Gulf of Mexico (GOM) player Energy XXI, which has made a name for itself through production expertise and horizontal drilling finesse, is taking over EPL Oil & Gas Inc. in a friendly merger that would create the largest public independent on the Outer Continental Shelf (OCS). Proforma production would be close to 65,000 boe/d.
All of EPL’s outstanding shares are being acquired for $2.3 billion, about $39.00/share including debt, which when complete would create a company with an enterprise value of about $6 billion. Once the transaction is completed — expected by mid-year — Energy XXI shareholders would own about 77% of the combined company, with the remaining 23% held by EPL’s shareholders.
“This puts us on a different playing field,” Energy XXI CEO John Schiller said Wednesday during a conference call. “The real distinction is the asset base” with stakes in 10 of the top Shelf fields. “Big oilfields get bigger.”
EPL is bringing not only a lot of potential reserves but “superior strength in geoscience,” said Schiller. “On the flip side, we’ve made our living on production,” including a staff of production-focused engineers. Energy XXI doesn’t spend much of its capital on exploration; it prefers to acquire fields with exploitation value.
“You can’t forget about the synergies” between the two companies either, said the CEO. “There’s a lot in this deal.”
Energy XXI’s offshore operations are concentrated in the OCS, where it has more than 400,000 acres and almost 7,000 square miles of 3-D seismic data. Leaseholds are in blocks that include West Delta, Grand Isle, South Timbalier and South Pass, and it holds partnerships with ExxonMobil Corp. to develop Vermilion; with Fieldwood Energy LLC in Main Pass; and with Freeport McMoRan Copper & Gold Inc.’s oil and gas division to develop ultra-deep reservoirs, including the Davy Jones field.
Fieldwood, a privately held affiliate of Riverstone Holdings LLC, is the largest OCS producer after acquiring Apache Corp.’s shallow water portfolio last year, and several other big properties from other producers (see Daily GPI, Jan. 7; July 19, 2013).
Merging with EPL, which has 273,713 net acres in the offshore, would hand Energy XXI complementary and adjacent interests in 37 producing fields concentrated in nine core producing areas: Ship Shoal, East Bay, South Timbalier, South Pass 78 and 49, West Delta, Main Pass, Eugene Island and South Marsh complexes. An estimated 91% of proved reserves, 88% of production and 91% of revenues are associated with the fields, which EPL operates and holds a 90% stake by reserves, similar to Energy XXI’s 94%.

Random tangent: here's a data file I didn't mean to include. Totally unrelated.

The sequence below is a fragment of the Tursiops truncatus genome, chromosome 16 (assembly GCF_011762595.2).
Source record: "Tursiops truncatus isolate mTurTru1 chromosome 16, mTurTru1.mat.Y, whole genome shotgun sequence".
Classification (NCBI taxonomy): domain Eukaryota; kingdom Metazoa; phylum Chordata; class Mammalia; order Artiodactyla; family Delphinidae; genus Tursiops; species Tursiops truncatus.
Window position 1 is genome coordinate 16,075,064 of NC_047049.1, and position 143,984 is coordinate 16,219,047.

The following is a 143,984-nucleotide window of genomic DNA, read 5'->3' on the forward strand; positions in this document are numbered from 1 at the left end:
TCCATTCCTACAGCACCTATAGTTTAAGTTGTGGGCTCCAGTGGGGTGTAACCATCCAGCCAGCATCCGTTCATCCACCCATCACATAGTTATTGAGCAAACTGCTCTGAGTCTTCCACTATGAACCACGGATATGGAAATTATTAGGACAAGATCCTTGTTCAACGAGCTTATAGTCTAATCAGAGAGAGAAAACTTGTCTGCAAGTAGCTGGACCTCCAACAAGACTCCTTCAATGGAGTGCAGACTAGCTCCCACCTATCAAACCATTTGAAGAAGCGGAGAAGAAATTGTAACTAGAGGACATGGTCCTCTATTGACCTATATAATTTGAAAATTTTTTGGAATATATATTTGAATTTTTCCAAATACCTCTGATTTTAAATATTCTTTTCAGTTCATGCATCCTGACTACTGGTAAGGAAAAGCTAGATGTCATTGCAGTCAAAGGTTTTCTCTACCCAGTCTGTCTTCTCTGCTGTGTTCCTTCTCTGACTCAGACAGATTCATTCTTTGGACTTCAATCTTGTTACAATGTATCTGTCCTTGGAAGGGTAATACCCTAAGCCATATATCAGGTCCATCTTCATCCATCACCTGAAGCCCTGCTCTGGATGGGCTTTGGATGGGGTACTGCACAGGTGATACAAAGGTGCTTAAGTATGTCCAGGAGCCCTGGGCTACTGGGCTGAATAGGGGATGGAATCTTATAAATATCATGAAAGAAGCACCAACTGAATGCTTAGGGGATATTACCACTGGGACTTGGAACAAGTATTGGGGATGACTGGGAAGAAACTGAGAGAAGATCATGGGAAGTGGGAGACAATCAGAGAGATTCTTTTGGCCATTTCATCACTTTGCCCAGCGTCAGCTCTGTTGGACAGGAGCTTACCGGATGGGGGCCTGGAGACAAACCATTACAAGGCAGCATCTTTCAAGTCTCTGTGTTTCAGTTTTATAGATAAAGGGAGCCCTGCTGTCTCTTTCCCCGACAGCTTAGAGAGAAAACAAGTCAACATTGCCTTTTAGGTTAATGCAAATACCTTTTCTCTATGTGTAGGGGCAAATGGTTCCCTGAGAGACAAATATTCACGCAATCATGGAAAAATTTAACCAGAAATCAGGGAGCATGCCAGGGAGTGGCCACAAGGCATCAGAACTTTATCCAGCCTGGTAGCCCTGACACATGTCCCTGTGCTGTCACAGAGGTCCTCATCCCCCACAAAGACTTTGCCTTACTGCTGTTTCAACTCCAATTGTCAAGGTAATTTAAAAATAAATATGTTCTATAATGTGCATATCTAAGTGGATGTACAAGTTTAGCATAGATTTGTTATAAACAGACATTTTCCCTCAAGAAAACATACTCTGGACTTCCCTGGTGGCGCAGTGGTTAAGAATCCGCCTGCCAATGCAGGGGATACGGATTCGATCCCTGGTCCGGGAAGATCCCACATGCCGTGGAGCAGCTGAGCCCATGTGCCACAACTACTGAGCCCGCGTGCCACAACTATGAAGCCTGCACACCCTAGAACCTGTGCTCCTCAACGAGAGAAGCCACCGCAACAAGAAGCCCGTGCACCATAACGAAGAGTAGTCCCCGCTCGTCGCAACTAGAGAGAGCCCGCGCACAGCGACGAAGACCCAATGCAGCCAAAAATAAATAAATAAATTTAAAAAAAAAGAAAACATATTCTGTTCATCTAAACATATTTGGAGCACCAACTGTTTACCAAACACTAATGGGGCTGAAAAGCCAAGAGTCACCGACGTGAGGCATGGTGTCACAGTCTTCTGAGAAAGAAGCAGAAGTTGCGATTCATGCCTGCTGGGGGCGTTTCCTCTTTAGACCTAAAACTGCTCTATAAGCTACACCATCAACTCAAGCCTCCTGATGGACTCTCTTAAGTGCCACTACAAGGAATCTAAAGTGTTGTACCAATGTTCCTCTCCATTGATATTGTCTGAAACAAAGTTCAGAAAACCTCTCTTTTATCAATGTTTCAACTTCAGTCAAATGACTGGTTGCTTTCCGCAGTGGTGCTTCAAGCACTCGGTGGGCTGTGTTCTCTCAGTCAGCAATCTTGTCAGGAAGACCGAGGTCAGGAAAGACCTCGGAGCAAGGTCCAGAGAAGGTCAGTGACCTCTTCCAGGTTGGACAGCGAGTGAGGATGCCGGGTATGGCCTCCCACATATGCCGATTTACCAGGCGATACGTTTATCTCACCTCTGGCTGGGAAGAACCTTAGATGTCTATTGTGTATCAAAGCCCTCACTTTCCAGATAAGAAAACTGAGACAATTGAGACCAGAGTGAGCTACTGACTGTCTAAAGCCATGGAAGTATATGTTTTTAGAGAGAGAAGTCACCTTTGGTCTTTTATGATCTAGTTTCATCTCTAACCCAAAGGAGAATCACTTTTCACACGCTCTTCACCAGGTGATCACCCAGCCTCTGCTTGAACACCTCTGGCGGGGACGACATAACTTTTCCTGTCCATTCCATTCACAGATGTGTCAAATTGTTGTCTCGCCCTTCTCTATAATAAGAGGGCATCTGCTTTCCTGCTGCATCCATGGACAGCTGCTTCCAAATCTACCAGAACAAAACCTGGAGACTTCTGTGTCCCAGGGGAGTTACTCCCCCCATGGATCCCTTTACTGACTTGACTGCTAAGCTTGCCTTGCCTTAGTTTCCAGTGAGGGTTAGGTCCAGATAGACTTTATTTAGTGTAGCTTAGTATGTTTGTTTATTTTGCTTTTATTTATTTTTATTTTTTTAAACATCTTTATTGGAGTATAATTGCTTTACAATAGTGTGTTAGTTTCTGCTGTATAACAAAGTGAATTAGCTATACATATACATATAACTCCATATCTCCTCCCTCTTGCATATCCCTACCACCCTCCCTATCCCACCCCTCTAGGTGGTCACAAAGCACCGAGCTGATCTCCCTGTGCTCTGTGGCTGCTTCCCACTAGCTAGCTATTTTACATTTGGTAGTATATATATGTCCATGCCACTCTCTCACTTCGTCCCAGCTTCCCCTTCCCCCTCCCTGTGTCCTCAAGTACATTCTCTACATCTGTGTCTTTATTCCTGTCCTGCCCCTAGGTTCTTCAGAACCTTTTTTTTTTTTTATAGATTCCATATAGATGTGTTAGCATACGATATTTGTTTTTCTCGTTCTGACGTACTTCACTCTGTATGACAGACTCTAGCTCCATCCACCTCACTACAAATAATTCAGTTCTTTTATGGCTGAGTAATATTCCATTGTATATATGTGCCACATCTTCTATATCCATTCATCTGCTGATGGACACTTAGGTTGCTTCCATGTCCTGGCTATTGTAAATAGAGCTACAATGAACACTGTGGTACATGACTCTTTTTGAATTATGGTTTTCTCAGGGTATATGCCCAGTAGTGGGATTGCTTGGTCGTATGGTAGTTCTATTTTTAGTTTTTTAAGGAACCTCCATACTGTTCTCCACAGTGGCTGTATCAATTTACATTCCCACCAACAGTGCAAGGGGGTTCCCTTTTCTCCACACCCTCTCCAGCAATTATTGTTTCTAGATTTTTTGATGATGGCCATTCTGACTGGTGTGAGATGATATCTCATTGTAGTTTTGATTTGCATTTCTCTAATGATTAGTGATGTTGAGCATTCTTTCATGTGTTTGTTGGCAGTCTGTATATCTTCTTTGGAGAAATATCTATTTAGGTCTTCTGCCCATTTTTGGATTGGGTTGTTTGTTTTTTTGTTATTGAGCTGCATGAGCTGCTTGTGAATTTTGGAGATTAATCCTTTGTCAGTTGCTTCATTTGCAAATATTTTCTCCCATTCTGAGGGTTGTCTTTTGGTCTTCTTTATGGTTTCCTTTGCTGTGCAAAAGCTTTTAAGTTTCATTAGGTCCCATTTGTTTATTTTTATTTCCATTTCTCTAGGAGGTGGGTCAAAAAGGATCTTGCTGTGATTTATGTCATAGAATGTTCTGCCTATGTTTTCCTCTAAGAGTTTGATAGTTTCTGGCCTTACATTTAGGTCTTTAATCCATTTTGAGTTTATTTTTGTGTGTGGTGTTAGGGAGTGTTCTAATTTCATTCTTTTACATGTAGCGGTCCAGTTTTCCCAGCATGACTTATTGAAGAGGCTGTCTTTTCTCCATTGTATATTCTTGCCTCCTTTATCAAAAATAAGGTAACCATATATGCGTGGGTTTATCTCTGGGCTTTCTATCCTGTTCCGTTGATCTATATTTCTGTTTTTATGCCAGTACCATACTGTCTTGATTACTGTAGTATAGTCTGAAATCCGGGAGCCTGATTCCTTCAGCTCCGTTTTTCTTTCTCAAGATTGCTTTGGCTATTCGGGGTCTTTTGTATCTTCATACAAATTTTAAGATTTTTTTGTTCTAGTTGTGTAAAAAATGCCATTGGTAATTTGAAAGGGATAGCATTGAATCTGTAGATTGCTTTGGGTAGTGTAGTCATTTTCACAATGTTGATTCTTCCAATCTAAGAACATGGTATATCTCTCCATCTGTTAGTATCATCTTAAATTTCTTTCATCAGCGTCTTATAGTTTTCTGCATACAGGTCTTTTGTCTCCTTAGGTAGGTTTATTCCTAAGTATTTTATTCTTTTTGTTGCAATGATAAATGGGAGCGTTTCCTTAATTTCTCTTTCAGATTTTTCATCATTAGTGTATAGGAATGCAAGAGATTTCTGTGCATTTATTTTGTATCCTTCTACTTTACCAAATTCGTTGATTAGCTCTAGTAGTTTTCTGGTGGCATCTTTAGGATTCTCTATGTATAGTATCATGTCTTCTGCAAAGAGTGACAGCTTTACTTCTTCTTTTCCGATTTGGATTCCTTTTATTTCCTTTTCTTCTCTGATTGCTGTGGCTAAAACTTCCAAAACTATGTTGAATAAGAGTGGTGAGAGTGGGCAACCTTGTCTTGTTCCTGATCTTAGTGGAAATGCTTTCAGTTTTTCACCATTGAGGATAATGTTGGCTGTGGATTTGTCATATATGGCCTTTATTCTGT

EPL already was planning to sell stakes in the Eugene Island 330 and South Marsh Island 128 blocks and they were not included in the proforma numbers.
“EPL’s assets and operations closely resemble our own, predominantly oil, with some of the highest margins in the industry and extraordinary opportunities for reserves and production growth through development and exploration activities,” Schiller said.
The most likely areas that Energy XXI plans to target first with horizontal drilling are in the West Delta 30 area and Ship Shoal, he noted. There’s “quite a bit of subsalt potential,” which would allow horizontal drilling to target multiple zones.
Last year at the West Delta 73 block, the Maroon well, Energy XXI’s fourth horizontal in the field, was drilled to 8,281 feet true vertical depth/10,071 feet measured depth, including a 1,200-foot horizontal section (see Daily GPI, March 21, 2013).
EPL CEO Gary Hanna, who held a separate conference call to discuss the merger, said the combination would create an “unrivaled operator” on the Shelf. EPL shareholders “will benefit from synergies across the board, a high-grading of the drilling portfolio and opportunities to expand across the Gulf of Mexico.”
EPL independent year-end reserves estimates at the end of 2013, including the recently acquired Eugene Island 258/259 field, are estimated to contain net proved and probable reserves of 106.3 million boe, 71% weighted to oil. Proved reserves are estimated at 54.9 million bbl of oil and 139.2 Bcf of natural gas, or a total of 78.1 million boe, 70% proved developed. In 2013, EPL reported total assets valued at $1.86 billion, with net income of $85.3 million.
“This acquisition adds meaningfully to our reserves, production, infrastructure and acreage positions, complemented by seismic data and field studies,” Energy XXI’s Ben Marchive said. He is executive vice president of exploration and production. “Upon completion, the combined company will own and operate…cumulative production exceeding 80 million bbl of oil each, with ample opportunity to grow organically by increasing recovery from those known reservoirs as well as by exploring around and below the producing horizons.
“The combined company’s larger presence on the Central Gulf of Mexico shelf can drive capital costs lower and operating efficiencies higher. In addition, we will be able to apply horizontal drilling and other exploitation expertise across the expanded portfolio, while leveraging advanced seismic data to explore subsalt and deeper horizons across the region.”
The acquisition, scheduled to close in June or July, is expected to be immediately accretive to shareholders. The value for EPL represents a 37% premium to its 30-day average closing price and a 34% premium for its closing price on Tuesday. The aggregate consideration is to be paid 65% in cash and 35% in Energy XXI common shares. EPL stockholders may elect to receive $39.00/Energy XXI share; 1.669 shares for each EPL share; or $25.35 in cash plus 0.584 share.
Schiller is to remain chairman and CEO, with the headquarters still in Houston. One member of EPL’s board would join the Energy XXI board. The completion requires shareholder approvals and regulatory OKs.
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